Women in Construction
This is a man’s world. But as the song goes ‘it wouldn’t be nothing, without a woman or a girl’. Is the construction sector the same? Do women in construction face discrimination? International Woman’s Day further highlighted the lack of equality between genders – promotions, salary, the ‘better’ jobs or projects – does a woman really miss out on these things simply because she’s female?
Cornwall Environmental Consultants is a fabulous place to work. Of course we have all the company policies in place to ensure equality – not because we have to but because we want to. Everyone should enjoy coming to work. Everyone should feel that regardless of gender or age, their employer has ‘got their back’. Personally, I cannot image working somewhere where I felt belittled by male workers, colleagues or otherwise – but I can imagine this is the case for a lot of women in the construction world.
My husband is a carpenter. He admits it’s a rare sight to see females on a building site. A woman on a building site must have some fire in her to take on such a male dominated sector. Still, it made think about all those women who would love to be in the building trade and construction sector but do not want to deal with the negative vibe that comes with it. Much like men who would love to be nursery care workers – this is a hugely female dominated sector – and although I think most women would embrace more men into this profession, one has to wonder how difficult it is for a man to pursue this type of career.
CEC employee’s have a higher number of females compared to males. Our new CEO is a woman. But nearly all of us, the men too, have young children. We all know that pressures outside of work – doing the school run, poorly children, sleepless nights, school plays, parent evenings, sports days etc etc – are just as important as meeting that client deadline. Even those employee’s who do not have children, have other demands outside of work – fur babies (as we like to call them) that need a vet appointment or elderly parents that need support. We all get it. We all support each other. And it works.
Construction News published a recent blog about women in construction and makes for a interesting read;
|Lucy Alderson, Features reporter, Construction News reports;
Randstad / CN research can reveal that women face barriers in construction because of their gender.
One in five companies have never employed a woman into a senior position, with half of all firms claiming they have never had a female manager in their business.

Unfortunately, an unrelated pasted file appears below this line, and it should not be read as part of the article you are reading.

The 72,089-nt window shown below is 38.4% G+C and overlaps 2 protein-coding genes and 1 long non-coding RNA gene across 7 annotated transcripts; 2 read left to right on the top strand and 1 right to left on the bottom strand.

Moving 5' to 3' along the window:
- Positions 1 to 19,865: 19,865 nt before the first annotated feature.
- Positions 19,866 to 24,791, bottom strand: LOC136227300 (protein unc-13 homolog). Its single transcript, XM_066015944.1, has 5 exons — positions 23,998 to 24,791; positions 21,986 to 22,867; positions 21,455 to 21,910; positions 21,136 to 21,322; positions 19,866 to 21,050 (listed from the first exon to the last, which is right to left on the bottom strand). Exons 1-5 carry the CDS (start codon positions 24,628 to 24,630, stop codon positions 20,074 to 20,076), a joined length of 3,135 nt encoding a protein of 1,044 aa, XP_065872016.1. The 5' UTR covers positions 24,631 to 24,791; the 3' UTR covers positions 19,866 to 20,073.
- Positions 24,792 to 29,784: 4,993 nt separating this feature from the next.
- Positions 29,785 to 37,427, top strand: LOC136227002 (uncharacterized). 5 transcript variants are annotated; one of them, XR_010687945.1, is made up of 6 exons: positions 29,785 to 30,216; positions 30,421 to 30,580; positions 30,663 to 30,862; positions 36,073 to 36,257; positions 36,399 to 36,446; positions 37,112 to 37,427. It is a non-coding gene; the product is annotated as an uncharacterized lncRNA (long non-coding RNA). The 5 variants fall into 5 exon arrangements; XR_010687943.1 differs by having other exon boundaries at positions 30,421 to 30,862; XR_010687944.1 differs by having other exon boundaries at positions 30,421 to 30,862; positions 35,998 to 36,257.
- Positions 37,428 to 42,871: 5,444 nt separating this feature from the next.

However, 93 per cent of all respondents said having a female manager would not affect their jobs or would have a positive effect, with 31 per cent of women saying a female manager would improve their working environment.
There was an almost even split between the proportion of companies that had at least one woman on their boards (53 per cent) and those that did not (47 per cent).
Furthermore, a quarter of all women surveyed believed they had been passed over for a project or promotion and 28 per cent of women reported they had experienced inappropriate comments or behaviour from a male colleague.
The figures show that women are struggling to get into more senior positions the further up the career ladder they go.
Why is this the case? One reason could be simply the lack of female representation in construction’s workforce, according to Mabey chief executive Juliette Stacey.
“If you have a small pool of women in a big pool of men, obviously more men are going to be selected for promotion,” she says.
VGC Group services director Ciara Pryce said women may not feel confident enough putting themselves forward for senior positions because of feeling like a minority in a male-dominated industry.
“You do stand out as a woman in the industry, which means women may feel they have to be the best at what they do to justify their position,” Ms Pryce says. “I think women feel they have to build up a case for their promotion, whereas men may feel more confident in their ability or competence.”
The numbers stack up: construction has a problem with gender inequality. The main question is: how can the industry work together to lower these statistics.
I also think the older generations have a play to part in this. Parents perhaps haven’t supported their sons who wanted to work with children, or daughters who wanted to become plumbers. The new generation of parents hopefully will support their sons and daughters no matter what career choice they make….maybe because they have experienced such scrutiny themselves.